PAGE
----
30. Mike Williams, (Los Angeles Chargers)- Williams only caught 43 passes last year for 664 yards. However, he scored 10 touchdowns–tied for fifth-best in the league amongst receivers. Williams is a large and physical receiver who can be a force in the red zone. With Hunter Henry back in the fold, Williams will likely see his touchdown number decline. With another year to gel with Philip Rivers, though, Williams should still land safely in the top-30.

 

 31. Marvin Jones, (Detroit Lions)- Jones was hurt for seven games last season. Before he was injured, he managed 35 receptions, 508 yards, and five receiving touchdowns. Now that Golden Tate is out of the picture, Jones will be a great value pick in later rounds. When healthy, Jones put up WR2 numbers 33% of the time. He should have no problem ranking in the top-30 WRs and providing a good return value for his draft cost.

 

 32. *Sterling Shepard, (New York Giants) broken thumb, may miss week one– Shepard finds himself in an odd position with Golden Tate now in New York. Shepard operated primarily out of the slot when OBJ was with the Giants, but Tate will likely take over that role. Shepard has been pedestrian on the outside, to say the least. In 62 targets over the last two seasons, Shepard has not scored when lined up outside. That being said, the volume will be there with OBJ out of the picture.

 

 33. Will Fuller, (Houston Texans)- Fuller is coming off an ACL tear, but he should be fully healthy to start the season. Fuller’s chemistry with Deshaun Watson is astounding; on average, Fuller has four receptions, 71 receiving yards, and a touchdown per game with his quarterback. He is the definition of boom-or-bust, but his boom games will make you glad that you picked him.

 

 34. Sammy Watkins, (Kansas City Chiefs)- Speaking of boom-or-bust players, Watkins is very similar to Fuller. If he were in another offense, Watkins would not be ranked nearly this high. However, you can’t help but salivate at the thought of Watkins catching bombs from Patrick Mahomes. If Tyreek Hill were to get injured, Watkins would be a bonafide top-ten WR. One downside is Watkins’ troubling foot injury, which should be monitored during the preseason.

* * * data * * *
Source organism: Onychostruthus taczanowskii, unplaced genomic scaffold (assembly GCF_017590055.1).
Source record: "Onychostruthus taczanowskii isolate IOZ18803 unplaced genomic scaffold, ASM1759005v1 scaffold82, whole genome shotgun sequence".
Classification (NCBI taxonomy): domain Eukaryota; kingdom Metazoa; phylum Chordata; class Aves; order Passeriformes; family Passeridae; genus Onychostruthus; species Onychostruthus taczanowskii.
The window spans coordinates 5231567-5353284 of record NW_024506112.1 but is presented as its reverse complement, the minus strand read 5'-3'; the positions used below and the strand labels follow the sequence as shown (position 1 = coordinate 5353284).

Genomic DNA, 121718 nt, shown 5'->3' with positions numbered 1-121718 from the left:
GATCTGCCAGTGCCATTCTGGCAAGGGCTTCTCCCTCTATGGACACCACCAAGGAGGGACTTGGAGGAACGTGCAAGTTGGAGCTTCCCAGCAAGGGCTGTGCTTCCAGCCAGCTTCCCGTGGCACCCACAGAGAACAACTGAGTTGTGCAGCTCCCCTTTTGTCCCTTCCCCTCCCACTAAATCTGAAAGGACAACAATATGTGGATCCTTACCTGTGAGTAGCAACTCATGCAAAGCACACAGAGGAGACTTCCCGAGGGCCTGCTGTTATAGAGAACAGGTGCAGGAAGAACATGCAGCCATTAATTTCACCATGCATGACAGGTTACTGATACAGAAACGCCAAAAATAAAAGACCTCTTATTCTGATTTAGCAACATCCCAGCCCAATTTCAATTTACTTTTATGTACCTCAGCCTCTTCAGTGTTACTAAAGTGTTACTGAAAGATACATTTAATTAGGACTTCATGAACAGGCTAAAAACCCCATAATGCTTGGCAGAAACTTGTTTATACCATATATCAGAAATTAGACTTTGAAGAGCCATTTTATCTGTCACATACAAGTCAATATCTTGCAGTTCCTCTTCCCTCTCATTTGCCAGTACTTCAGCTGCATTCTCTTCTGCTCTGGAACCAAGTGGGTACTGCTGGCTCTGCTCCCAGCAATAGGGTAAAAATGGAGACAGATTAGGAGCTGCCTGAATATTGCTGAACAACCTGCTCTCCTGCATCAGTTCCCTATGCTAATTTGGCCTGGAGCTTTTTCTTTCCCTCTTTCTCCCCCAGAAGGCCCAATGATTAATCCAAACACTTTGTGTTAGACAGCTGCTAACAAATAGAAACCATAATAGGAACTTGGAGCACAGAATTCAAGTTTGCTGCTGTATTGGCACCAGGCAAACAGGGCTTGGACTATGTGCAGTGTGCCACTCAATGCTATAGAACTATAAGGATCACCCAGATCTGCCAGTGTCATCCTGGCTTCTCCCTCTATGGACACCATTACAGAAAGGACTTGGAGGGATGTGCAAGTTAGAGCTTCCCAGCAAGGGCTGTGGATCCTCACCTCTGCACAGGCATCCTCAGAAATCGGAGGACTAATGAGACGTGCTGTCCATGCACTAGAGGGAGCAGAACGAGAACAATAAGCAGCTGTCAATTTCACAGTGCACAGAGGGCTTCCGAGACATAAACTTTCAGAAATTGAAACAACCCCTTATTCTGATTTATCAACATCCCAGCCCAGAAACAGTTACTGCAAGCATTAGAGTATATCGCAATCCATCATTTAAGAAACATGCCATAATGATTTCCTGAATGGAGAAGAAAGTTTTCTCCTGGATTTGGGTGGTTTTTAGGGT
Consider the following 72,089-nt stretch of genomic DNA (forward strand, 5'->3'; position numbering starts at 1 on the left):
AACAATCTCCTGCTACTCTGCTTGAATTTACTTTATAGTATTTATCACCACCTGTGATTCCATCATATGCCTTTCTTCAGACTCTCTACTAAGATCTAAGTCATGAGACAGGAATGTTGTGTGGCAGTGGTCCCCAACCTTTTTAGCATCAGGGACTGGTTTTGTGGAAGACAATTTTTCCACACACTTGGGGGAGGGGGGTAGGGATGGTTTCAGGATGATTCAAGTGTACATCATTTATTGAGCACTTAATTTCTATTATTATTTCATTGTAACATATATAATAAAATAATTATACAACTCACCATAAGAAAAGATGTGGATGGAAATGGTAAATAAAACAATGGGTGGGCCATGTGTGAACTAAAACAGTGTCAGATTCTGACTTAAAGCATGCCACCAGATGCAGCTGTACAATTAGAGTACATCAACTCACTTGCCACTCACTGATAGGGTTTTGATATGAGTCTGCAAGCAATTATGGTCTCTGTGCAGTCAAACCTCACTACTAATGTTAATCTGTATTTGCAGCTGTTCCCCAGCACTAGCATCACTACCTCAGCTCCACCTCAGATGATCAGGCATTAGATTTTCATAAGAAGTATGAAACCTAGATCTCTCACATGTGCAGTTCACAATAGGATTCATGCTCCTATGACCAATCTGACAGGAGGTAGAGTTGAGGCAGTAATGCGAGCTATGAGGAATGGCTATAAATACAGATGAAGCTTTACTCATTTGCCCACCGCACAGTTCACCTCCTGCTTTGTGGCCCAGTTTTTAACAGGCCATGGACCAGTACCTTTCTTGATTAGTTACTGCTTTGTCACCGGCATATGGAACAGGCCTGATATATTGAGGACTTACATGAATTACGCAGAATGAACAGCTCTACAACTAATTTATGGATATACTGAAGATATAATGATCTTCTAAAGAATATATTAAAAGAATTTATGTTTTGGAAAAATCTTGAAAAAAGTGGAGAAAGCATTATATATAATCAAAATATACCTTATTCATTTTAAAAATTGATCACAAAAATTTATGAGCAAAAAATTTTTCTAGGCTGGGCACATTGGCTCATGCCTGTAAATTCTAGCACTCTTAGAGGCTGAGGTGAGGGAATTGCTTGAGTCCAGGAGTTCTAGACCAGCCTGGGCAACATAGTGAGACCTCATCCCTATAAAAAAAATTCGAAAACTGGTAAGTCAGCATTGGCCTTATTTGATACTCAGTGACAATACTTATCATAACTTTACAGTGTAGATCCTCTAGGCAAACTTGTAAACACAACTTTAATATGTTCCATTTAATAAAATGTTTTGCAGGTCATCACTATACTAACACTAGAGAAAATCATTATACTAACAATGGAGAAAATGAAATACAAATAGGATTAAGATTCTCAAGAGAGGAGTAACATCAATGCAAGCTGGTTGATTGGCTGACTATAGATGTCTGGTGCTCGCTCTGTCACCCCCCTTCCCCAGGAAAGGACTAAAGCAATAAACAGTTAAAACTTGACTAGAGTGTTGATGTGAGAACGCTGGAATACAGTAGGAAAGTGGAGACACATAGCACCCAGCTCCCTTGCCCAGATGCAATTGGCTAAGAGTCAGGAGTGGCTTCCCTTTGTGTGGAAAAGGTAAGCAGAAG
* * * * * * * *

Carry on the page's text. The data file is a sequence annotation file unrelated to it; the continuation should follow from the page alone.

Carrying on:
35. Larry Fitzgerald, (Arizona Cardinals)- Larry is the most experienced wideout on the team by a huge margin. The Cardinals expect to be airing it out early and often this season, and they will need a guy who has been there before–not just to be a reliable playmaker, but to coach the young WRs. Fitzgerald keeps his body in tremendous shape and will be able to hold his own in the up-tempo offense. Rookie Kyler Murray will likely look to Fitz as a security blanket underneath. For the price tag, you could do a lot worse than Fitz.

 

36. Dante Pettis, (San Francisco 49ers)- Little is known about Pettis. He did not come on strong until late last season. However, from week 10-16 Pettis was the number 20 WR in fantasy. That was with Nick Mullens playing quarterback and so it is hard to judge Pettis. He has a lack of chemistry with Jimmy Garoppolo, but this is still a major upgrade at the QB position.

 

37. Corey Davis, (Tennessee Titans)- Davis must prove that he is worthy of the hype that he has received for much of his career. The Titans will have him on a short leash this year. They added Adam Humphries and rookie A.J. Brown to their WR corps. Davis was rarely a WR3 in most of 2018, but his current situation should finally make his value clear; it will either propel him to perform or slide him down the depth chart.

 

 38. Christian Kirk, (Arizona Cardinals)- Kirk has not yet surpassed Larry Fitzgerald, but it is only a matter of time. He flashed during his rookie season and showed that he is worthy of being a top-two option in Arizona. The Cardinals will be going four and five wide often this season, giving Kirk plenty of chances to prove he is the best receiver on the Cardinals’ roster.

 

 39. *Golden Tate, (New York Giants) facing four-game suspension due to PED violation– Golden Tate has had limited time in New York, but there is a lack of options at the WR position. It will be interesting to see where he fits in opposite Sterling Shepard because they both operate primarily out of the slot. There is no question that the volume will be there for both of them. Tate has demonstrated the ability to be a top-30 WR in the past, but expectations should be tempered.

 

 40. Courtland Sutton, (Denver Broncos)- Courtland Sutton capped off a lackluster season with just over 700 yards receiving. He now has a quarterback known for the deep-ball arm strength. Joe Flacco should improve Sutton’s yardage and touchdown totals. Sutton has a large frame that is perfect for the red zone. Unfortunately, Flacco’s accuracy concerns and a run-first mentality on the Broncos’ part will limit Sutton’s upside.

 

(Photo by Jeffrey Vest/Icon Sportswire)

Aaron Rader

Aaron grew up in Northwest Georgia, and is a lifetime Atlanta sports fan. He graduated with a Bachelor of Communications from Kennesaw State University, and has long been a lover of the sports industry. Avid fantasy player, lover of podcasts, and always happy to give start/sit advice.